What’s best for Malaysia Airlines, and can it be saved?

  • Business
  • Saturday, 13 Jul 2019

One of the billion dollar questions facing the Malaysian government today is to figure out which party to pick as the partner to revive the national airline.

It is a billion dollar question because going by one analyst’s view on the matter, the incoming white knight for Malaysia Airlines will have to fork out a lot of money to fix the airline.

Khair Mirza, a one time well quoted equity analyst covering the airline industry and now associate director of Modalis Infrastructure Partners, a transport infrastructure consultancy, tells StarBizWeek this: “Based on reported Malaysian Airlines financials, we expect a RM3bil price tag for the 49% stake sale with board and management control. Besides that we expect that around RM500mil per year would be needed to be pumped in for working capital needs. This is on the assumption that they do not take on new planes and there is no asset disposal,’’ Khair adds.

Pricing aside, another crucial aspect in the turnaround of Malaysia Airlines would be the willingness of the government to cease control over the asset to the new party coming in.

Notably, not many national carriers around the world are sold to private parties. One exception would Philippines, which sold a 49% stake in the national airline to San Miguel Corp initially, and later to Lucio Tan’s group. The airline swings between a loss and breaking even today.

Malaysia’s Prime Minister said this week that four parties have made offers for Malaysia Airlines. While some of these parties are keen to buy over the airline, other parties are keen to only come in to manage operations.

Brendan Sobie chief analyst at CAPA Centre for Aviation, a global airlines research and consultancy firm, reckons that a strategic investor seems to be the preferred option for the Malaysian government at this point. “But it is not necessarily the only option as Malaysia Airlines embarks on yet another restructuring.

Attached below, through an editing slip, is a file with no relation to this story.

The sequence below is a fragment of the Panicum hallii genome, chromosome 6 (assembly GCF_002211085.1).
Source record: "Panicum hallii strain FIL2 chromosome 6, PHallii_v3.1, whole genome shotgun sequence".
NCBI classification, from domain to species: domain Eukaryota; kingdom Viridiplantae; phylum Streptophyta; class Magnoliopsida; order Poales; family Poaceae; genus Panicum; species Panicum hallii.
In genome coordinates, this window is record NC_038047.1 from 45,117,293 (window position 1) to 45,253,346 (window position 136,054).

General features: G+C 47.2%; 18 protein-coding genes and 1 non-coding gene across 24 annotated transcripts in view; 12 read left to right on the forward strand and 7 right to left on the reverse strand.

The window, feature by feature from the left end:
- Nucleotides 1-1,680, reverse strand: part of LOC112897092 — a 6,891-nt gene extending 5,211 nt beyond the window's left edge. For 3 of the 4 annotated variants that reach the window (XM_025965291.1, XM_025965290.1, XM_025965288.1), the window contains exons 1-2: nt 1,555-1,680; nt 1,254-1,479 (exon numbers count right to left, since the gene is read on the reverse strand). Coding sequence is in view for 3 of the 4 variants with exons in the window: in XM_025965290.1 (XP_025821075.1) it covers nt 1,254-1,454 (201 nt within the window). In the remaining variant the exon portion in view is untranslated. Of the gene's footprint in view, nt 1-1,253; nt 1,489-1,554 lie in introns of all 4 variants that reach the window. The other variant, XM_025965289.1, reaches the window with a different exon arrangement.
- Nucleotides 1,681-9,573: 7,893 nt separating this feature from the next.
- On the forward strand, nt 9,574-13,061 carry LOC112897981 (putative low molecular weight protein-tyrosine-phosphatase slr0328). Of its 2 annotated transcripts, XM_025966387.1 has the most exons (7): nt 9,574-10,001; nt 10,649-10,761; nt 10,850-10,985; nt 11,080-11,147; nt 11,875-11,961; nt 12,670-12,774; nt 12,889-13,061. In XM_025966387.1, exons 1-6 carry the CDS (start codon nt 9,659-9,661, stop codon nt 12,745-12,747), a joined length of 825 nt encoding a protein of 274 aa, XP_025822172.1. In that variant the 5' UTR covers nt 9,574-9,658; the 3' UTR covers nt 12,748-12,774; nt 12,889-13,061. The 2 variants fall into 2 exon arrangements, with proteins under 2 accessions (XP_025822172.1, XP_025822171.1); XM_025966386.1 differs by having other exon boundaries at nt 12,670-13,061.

“The challenge will be to find an investor (strategic or otherwise) with the right qualifications and experience,’’ Sobie says.

What is more interesting is Sobie’s view on how the government should have to come to a decision on control over Malaysia Airlines.

“The government needs to decide if it is willing to fully relinquish control and not interfere once an investor is selected and initiates a new turnaround attempt. It will not be easy for the new investor to succeed at turning around the airline and a successful turnaround becomes virtually impossible if there is again any government interference. The chances of success also depends on whether the selected investor has the necessary capabilities and credentials,’’ Sobie says.

Meanwhile, Khair questions if selling the airline to private owners is the best option.

“Let the new board and management at Khazanah do the job. Why sell the family silver when no other government has sold their flag carrier except for the failed experience of Philippines Airlines.

“Let independent Mavcom do their job and set a level playing field that the Barisan government was not able to prioritise,’’ Khair says, adding that “there should be a clean break from the past.’’

Sobie adds that “there is no point in selling a controlling stake in the airline unless the government has full confidence in the new investors, their level of funding and their turnaround plan. The last thing the government would want is to have to reassume control and/or again bail out the airline in a few years’ time.’’

The Prime Minister Tun Dr Mahathir Mohamed is the chairman of Khazanah Nasional Bhd, the government’s investment agency which owns Malaysia Airlines.